HELICS Installation Methods¶
The first step to using HELICS is to install it. Since there are several ways to do this, the flow chart below provides some insight into what approach is likely to be the easiest depending upon a number of factors, most predominantly the programming language bindings that you intend to use. Below the flow chart are links to more complete instructions for each method. Note that you’ll need an internet connection for this process, as we’ll be downloading HELICS from the internet.
As of HELICS v3, the only supported language bindings that are included with the core HELICS library downloads are C and C++98, in addition to C++17 when building from source. If you end up needing to build from source AND use one of the supported language bindings you’ll need to follow the instructions for installing HELICS for said language. This would also be the case if you were needing to run a co-simulation that used tools that provided their HELICS implementation in a variety of languages. Generally speaking, as long as all supported languages are on similar versions, each one can use it own installed version of HELICS without any trouble. The supported languages also have ways of being pointed towards a specific HELICS installation (rather than the one they install for themselves) if that is preferred or necessary for a particular use case.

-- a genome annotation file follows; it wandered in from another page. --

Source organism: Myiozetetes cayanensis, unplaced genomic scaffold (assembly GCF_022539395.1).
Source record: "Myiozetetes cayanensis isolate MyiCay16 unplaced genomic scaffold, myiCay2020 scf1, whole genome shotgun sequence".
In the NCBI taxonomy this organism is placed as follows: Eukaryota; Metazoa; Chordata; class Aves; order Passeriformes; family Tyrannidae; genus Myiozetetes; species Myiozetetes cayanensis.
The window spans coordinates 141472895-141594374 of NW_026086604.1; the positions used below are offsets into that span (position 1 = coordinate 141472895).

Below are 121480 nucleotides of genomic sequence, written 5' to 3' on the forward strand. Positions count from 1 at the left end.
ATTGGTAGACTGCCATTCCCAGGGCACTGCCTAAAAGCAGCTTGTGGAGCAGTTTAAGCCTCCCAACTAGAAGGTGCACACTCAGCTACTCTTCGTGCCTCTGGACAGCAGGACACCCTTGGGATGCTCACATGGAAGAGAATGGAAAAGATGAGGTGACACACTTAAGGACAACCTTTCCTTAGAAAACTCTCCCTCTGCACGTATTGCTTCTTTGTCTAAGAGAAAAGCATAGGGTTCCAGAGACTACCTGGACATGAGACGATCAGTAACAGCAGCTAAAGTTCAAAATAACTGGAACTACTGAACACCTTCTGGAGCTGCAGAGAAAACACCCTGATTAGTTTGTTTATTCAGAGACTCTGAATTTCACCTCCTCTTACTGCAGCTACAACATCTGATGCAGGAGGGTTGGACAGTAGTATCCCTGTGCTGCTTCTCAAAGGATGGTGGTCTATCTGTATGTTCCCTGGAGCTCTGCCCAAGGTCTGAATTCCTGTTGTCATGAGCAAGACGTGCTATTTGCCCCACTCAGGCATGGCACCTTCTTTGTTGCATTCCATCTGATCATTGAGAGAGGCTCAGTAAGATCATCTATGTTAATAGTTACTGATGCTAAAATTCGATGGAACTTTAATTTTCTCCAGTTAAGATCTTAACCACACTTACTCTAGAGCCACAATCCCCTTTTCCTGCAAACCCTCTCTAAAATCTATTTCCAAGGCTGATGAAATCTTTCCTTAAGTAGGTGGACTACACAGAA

Build from source¶
Installation instructions are available in the matHELICS repository README
Previously a separate executable,
helics_cli was used to provide functionality to launch a HELICS-based co-simulation by calling a JSON configuration such as
helics run --path=<path to HELICS runner JSON>
This functionality still exists but has been moved to the PyHELICS code base and the
helics_cli repository has been deprecated. Thus, it is recommended that all users install PyHELICS (via
pip install helics as described above) to gain the runner and web interface functionality.